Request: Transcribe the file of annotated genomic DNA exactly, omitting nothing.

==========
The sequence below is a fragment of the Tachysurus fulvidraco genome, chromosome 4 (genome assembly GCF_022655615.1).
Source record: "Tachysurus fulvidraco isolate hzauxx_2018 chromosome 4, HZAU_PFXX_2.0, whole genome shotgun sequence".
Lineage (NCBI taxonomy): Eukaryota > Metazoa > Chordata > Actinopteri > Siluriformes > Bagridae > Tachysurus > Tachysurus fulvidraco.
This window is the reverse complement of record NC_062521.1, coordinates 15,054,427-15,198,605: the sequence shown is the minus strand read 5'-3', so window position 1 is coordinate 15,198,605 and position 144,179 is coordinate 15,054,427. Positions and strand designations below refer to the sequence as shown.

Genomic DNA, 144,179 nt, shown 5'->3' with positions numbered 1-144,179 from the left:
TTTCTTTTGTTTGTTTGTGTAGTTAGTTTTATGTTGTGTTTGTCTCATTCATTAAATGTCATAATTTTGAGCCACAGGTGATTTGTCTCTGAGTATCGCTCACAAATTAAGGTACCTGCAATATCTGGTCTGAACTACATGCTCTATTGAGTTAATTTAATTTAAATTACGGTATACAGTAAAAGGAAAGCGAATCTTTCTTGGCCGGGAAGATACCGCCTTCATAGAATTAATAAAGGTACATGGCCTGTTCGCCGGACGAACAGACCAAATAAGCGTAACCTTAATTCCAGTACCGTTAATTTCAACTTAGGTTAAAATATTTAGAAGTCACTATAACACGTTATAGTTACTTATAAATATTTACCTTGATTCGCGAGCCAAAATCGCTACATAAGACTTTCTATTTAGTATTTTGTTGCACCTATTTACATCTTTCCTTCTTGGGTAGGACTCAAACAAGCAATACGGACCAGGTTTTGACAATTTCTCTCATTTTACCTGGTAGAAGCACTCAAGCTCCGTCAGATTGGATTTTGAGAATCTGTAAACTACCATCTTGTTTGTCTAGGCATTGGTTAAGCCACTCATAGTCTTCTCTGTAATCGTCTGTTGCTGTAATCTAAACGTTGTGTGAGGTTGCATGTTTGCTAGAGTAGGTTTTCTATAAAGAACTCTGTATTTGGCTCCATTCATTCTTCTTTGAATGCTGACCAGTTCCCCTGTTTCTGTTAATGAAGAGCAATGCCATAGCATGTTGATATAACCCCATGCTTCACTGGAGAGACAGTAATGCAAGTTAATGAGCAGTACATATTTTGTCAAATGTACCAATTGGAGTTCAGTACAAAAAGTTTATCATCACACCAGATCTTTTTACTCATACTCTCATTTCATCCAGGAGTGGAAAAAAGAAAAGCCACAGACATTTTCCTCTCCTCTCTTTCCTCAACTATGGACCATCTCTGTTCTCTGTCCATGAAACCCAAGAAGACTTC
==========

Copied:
The sequence below is a fragment of the Tachysurus fulvidraco genome, chromosome 4 (genome assembly GCF_022655615.1).
Source record: "Tachysurus fulvidraco isolate hzauxx_2018 chromosome 4, HZAU_PFXX_2.0, whole genome shotgun sequence".
Lineage (NCBI taxonomy): Eukaryota > Metazoa > Chordata > Actinopteri > Siluriformes > Bagridae > Tachysurus > Tachysurus fulvidraco.
This window is the reverse complement of record NC_062521.1, coordinates 15,054,427-15,198,605: the sequence shown is the minus strand read 5'-3', so window position 1 is coordinate 15,198,605 and position 144,179 is coordinate 15,054,427. Positions and strand designations below refer to the sequence as shown.

Genomic DNA, 144,179 nt, shown 5'->3' with positions numbered 1-144,179 from the left:
TTTCTTTTGTTTGTTTGTGTAGTTAGTTTTATGTTGTGTTTGTCTCATTCATTAAATGTCATAATTTTGAGCCACAGGTGATTTGTCTCTGAGTATCGCTCACAAATTAAGGTACCTGCAATATCTGGTCTGAACTACATGCTCTATTGAGTTAATTTAATTTAAATTACGGTATACAGTAAAAGGAAAGCGAATCTTTCTTGGCCGGGAAGATACCGCCTTCATAGAATTAATAAAGGTACATGGCCTGTTCGCCGGACGAACAGACCAAATAAGCGTAACCTTAATTCCAGTACCGTTAATTTCAACTTAGGTTAAAATATTTAGAAGTCACTATAACACGTTATAGTTACTTATAAATATTTACCTTGATTCGCGAGCCAAAATCGCTACATAAGACTTTCTATTTAGTATTTTGTTGCACCTATTTACATCTTTCCTTCTTGGGTAGGACTCAAACAAGCAATACGGACCAGGTTTTGACAATTTCTCTCATTTTACCTGGTAGAAGCACTCAAGCTCCGTCAGATTGGATTTTGAGAATCTGTAAACTACCATCTTGTTTGTCTAGGCATTGGTTAAGCCACTCATAGTCTTCTCTGTAATCGTCTGTTGCTGTAATCTAAACGTTGTGTGAGGTTGCATGTTTGCTAGAGTAGGTTTTCTATAAAGAACTCTGTATTTGGCTCCATTCATTCTTCTTTGAATGCTGACCAGTTCCCCTGTTTCTGTTAATGAAGAGCAATGCCATAGCATGTTGATATAACCCCATGCTTCACTGGAGAGACAGTAATGCAAGTTAATGAGCAGTACATATTTTGTCAAATGTACCAATTGGAGTTCAGTACAAAAAGTTTATCATCACACCAGATCTTTTTACTCATACTCTCATTTCATCCAGGAGTGGAAAAAAGAAAAGCCACAGACATTTTCCTCTCCTCTCTTTCCTCAACTATGGACCATCTCTGTTCTCTGTCCATGAAACCCAAGAAGACTTC